In a recent InformationWeek article, Ellis Booker reported on the effect that poor data analytics is having in the fight against Ebola. Implicit in that article is the question: Can analytics tools be used effectively to fight Ebola?
Absolutely. Analytics can help healthcare officials understand the best way to manage infectious diseases and alert medical organizations to the places where equipment and expertise are needed the most. It can assist in helping the public understand what is happening and facilitate the process by which drugs and vaccines that are used to fight the disease are developed and distributed.
Right now, public health officials are using traditional means to fight Ebola. Quarantines date from the medieval era. How is that process working out? When New Jersey and New York governors Chris Christie and Andrew Cuomo announced a mandatory quarantine for healthcare workers flying into other states' airports from West Africa, the most immediate result was the poorly executed detainment and quarantine of Dallas nurse Kaci Hickox, who landed in Newark Airport after treating Ebola patients in Sierra Leone as part of Doctors Without Borders.
[How can we ensure that EHRs do not contribute to medical errors? Read Ebola Misdiagnosis: Experts Examine EHR Lessons.]
In a first-person account of her experience published in the Dallas Morning News, Hickox described a scene of fear, confusion, and disorganization that led to her being treated like a criminal. This situation is unacceptable. US Ambassador Samantha Power summed it up succinctly: "We need to find a way when they [healthcare workers] come home that they are treated like conquering heroes and not stigmatized for the tremendous work that they've done."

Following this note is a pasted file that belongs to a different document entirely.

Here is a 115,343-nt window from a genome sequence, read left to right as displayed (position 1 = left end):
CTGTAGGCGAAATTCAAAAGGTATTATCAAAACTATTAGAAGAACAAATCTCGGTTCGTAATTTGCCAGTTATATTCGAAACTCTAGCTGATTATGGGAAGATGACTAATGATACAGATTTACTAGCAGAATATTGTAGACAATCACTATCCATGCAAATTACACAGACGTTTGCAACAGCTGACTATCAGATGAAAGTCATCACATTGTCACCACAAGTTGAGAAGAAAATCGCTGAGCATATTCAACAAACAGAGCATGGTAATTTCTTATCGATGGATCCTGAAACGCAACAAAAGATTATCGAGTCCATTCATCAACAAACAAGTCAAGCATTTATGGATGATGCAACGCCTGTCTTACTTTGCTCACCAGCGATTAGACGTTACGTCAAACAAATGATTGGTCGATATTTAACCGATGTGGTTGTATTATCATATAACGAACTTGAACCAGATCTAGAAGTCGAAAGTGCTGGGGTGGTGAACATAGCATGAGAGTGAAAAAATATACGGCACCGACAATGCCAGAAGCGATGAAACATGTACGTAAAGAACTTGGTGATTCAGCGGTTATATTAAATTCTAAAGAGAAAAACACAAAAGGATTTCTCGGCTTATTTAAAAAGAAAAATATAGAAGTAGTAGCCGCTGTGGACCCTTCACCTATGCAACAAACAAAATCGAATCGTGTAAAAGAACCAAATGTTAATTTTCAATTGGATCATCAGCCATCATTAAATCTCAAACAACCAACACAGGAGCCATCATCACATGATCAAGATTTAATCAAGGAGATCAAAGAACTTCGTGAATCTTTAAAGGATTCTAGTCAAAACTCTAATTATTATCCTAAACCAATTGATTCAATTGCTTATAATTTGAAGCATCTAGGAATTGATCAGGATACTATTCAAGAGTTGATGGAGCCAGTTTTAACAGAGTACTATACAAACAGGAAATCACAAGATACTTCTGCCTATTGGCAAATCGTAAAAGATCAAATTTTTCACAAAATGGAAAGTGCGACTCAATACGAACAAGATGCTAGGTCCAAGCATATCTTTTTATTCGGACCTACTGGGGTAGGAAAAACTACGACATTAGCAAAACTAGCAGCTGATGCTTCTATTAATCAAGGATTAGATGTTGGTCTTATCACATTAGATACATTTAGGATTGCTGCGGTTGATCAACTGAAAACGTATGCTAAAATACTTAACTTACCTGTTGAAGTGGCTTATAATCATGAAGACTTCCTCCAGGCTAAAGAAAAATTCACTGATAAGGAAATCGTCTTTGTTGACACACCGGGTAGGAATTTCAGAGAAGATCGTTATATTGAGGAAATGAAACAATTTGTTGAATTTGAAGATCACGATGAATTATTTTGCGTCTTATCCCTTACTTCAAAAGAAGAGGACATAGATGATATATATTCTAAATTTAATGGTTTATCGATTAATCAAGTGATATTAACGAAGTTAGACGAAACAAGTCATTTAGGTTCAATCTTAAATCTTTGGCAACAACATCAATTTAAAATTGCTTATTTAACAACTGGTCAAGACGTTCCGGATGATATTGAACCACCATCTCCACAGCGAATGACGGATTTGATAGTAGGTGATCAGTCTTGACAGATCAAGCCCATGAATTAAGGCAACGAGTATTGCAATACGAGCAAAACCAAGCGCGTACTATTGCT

So what would an integrated data analytics platform for preventing the spread of Ebola look like? Let's start with case tracking. This labor-intensive process, which ultimately helped the world rid itself of smallpox, is being used against Ebola. But it's hampered by a lack of easy access to hard-hit rural villages, a lack of trained personnel, and cultural resistance.
Public health officials and medical researchers must take a page from the playbook of successful companies that already use data gleaned from social media, financial transactions, Web usage, geospatial information, and other sources to track consumers and optimize their marketing strategies. With African cellphone use now topping 80%, the capability now exists to augment contact tracing. That is, by aggregating reports from health workers with cellphone tower pings and applying choropleth mapping techniques, authorities can generate a real-time visual map of the spread of Ebola. They can then relay this information to medical relief organizations as well as to screeners and customs officials. As a result, temperature-taking protocols could be augmented with analytically derived business rules to determine which passengers are at high risk for infection and thus should be monitored or quarantined.
Risk indices generated from this process could then be passed to planners in the US, so they would know a priori how many cases like nurse Hickox's they can expect. Having that information in hand would allow time to plan a "hero's quarantine," where healthcare workers are isolated in comfortable facilities that not only stop viruses, but also allow for social integration. Those who are quarantined could still work via special telecommunications facilities, their family and friends could visit, and their ordeal could be minimized.
By proactively implementing the analytics infrastructure needed to combat this Ebola outbreak, we can improve our processes and procedures in such a way that mitigates human suffering and ensures that future outbreaks are managed more effectively.
While there's a role for PhD-level data scientists, the real power is in making advanced analysis work for mainstream -- often Excel-wielding -- business users. Here's how. Get the Analytics For All issue of InformationWeek Tech Digest today. (Free registration required.)Stanton Martin is a solutions architect at analytics software vendor SAS Institute. Before joining SAS, Martin worked as a bioinformatics research scientist at North Carolina State University, where he explored the potential of plant viruses as therapeutic agents in the ... View Full Bio